Fresh out of 90-day wonder school, I reported to my first duty station, line officer, USS Aeolus (ARC-3). (I always will remember when they passed out these assignments. My company chief told me where I was going, then took a beat “Mr. Canaff, what the hell is an ARC?”) The ship, converted from a Navy cargo ship, layed SOSUS cable to track Soviet nuclear submarines on the North Atlantic. Among the modifications was the complete removal of all gunnery from the ship, to allow for specialized cable laying gear (this becomes important later). I was made the Deck Division officer (Ship’s Bosun), with approximately 40 enlisted men under my command (who knew a lot more about what the ship did for a living than I did).
I was lucky to have excellent senior enlisted people, including a Chief Boatswain’s Mate and a First Class of the same specialty. Evidentally the Navy made sure to staff these ships with the best deck rigging types possible to perform the ship’s mission, oriented as it was toward complicated tasks involved in laying cable.
The remainder of my charges consisted of young seamen with limited experience. These men were almost all “seaman apprentice”, Pay Level E-2. Few, if any, had been promoted to E-3, “seaman”. In my limited experience, E-1’s (Seaman Recruit) were promoted to Seamen Apprentices upon completion of naval boot camp, then sent to their first duty stations. Within a year or so, they usually were promoted to Seaman, E-3. By contrast, my people seemed mired as E-2’s, even 2-3 years later. Why? They all seemed competent enough. What was holding them back? In 1963, when all this took place, monthly E-1 pay was $78 monthly, E-2’s drew $85, and E-3’s about $95.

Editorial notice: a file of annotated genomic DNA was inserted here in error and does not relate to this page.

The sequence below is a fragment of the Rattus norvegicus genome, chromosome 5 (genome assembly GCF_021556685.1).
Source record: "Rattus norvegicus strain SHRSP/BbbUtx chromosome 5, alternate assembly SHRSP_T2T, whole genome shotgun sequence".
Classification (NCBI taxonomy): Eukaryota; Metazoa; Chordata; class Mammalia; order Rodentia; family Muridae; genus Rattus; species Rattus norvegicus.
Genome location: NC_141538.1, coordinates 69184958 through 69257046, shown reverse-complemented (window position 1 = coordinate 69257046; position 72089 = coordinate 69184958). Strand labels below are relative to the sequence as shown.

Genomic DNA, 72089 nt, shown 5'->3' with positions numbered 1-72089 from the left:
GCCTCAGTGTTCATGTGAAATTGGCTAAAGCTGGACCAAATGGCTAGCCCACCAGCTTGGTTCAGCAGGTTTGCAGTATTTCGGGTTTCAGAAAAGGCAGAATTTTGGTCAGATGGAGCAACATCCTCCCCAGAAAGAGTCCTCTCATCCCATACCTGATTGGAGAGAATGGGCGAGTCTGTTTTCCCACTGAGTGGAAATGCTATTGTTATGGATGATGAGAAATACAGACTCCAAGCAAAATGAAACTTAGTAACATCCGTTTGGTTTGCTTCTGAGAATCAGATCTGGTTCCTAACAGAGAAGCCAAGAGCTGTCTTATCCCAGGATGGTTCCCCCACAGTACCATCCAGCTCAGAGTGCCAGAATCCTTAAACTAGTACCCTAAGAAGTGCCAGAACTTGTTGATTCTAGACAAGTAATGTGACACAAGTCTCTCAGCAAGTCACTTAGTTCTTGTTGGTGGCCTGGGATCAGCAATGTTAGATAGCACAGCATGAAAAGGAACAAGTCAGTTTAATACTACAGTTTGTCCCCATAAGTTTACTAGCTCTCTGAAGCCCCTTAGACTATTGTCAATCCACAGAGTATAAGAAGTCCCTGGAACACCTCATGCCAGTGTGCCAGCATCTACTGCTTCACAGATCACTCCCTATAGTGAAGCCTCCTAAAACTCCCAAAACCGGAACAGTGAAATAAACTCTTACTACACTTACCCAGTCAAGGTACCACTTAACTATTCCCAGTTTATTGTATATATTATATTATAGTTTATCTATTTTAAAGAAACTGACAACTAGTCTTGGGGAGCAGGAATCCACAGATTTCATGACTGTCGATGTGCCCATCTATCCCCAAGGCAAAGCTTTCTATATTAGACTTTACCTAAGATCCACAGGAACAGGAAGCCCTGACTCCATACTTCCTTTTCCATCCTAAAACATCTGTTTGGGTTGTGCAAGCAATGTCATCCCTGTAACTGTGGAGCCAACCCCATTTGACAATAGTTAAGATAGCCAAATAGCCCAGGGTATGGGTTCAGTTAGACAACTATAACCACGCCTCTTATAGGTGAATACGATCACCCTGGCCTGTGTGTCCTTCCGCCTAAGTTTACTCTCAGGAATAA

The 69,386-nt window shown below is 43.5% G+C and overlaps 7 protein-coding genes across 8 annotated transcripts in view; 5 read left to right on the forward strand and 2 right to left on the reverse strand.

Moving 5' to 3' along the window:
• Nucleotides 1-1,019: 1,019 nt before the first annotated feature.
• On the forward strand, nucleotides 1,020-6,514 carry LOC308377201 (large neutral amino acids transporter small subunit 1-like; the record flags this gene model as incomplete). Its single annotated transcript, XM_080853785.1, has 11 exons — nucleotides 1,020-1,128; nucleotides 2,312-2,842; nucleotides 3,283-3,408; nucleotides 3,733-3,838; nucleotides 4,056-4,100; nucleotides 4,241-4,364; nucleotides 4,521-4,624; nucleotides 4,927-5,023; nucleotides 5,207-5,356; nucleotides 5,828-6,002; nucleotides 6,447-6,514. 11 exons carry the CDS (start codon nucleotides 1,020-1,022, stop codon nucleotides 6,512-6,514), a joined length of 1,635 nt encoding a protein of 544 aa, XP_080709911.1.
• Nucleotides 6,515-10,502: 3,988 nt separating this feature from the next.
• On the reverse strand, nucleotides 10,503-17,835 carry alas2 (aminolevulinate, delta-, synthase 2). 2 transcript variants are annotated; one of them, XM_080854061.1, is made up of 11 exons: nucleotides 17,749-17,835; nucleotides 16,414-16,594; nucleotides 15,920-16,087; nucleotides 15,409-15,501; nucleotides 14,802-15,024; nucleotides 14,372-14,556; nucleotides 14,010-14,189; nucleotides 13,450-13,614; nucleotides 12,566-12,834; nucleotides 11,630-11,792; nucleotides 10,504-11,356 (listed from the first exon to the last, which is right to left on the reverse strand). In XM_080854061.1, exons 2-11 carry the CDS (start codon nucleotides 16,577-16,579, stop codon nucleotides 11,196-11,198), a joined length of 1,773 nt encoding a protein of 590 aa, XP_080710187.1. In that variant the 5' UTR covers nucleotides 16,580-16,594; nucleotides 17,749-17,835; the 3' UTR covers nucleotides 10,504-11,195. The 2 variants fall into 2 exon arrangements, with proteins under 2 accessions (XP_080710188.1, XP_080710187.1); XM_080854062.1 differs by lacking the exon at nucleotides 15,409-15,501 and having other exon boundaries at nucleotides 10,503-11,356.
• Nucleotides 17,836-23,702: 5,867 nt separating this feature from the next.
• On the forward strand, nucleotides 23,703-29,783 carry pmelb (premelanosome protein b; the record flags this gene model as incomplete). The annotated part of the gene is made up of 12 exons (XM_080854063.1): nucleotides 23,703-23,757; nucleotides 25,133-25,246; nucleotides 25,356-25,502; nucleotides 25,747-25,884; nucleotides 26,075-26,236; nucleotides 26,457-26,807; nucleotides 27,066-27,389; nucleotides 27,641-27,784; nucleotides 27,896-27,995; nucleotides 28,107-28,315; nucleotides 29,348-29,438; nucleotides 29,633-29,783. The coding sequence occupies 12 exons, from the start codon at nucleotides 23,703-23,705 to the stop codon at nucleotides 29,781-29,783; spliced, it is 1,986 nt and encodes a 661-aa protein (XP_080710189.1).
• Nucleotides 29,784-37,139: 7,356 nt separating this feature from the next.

It seems the problem was the sailors’ inability to pass a Navy-Wide written exam. Many of the exam questions concerned gunnery topics, which were all but impossible to train people about on a ship with no guns! I did do some bureautic research, and found that the “Navy-Wide” exam was merely a suggestion, not a requirement.
Each command could make up its own test, based on the ship’s mission. Ship’s command just assumed the test was a requirement, and nobody had bothered to challenge it.
After I had convinced them, I got with my senior enlisted folks and had them modify the exam to pretty much eliminate the gunnery questions, and substitute stuff most pertinent to laying cable. The test was taken shortly afterward, and most every SA passed and got promoted to Seaman. About $10 more in the monthly pay envelope.
No big deal, but even I, not having an MBA or any experience in management, had learned that a vital function of a supervisor is to look after your people. They will then, in the current idiom, in some manner, have your back.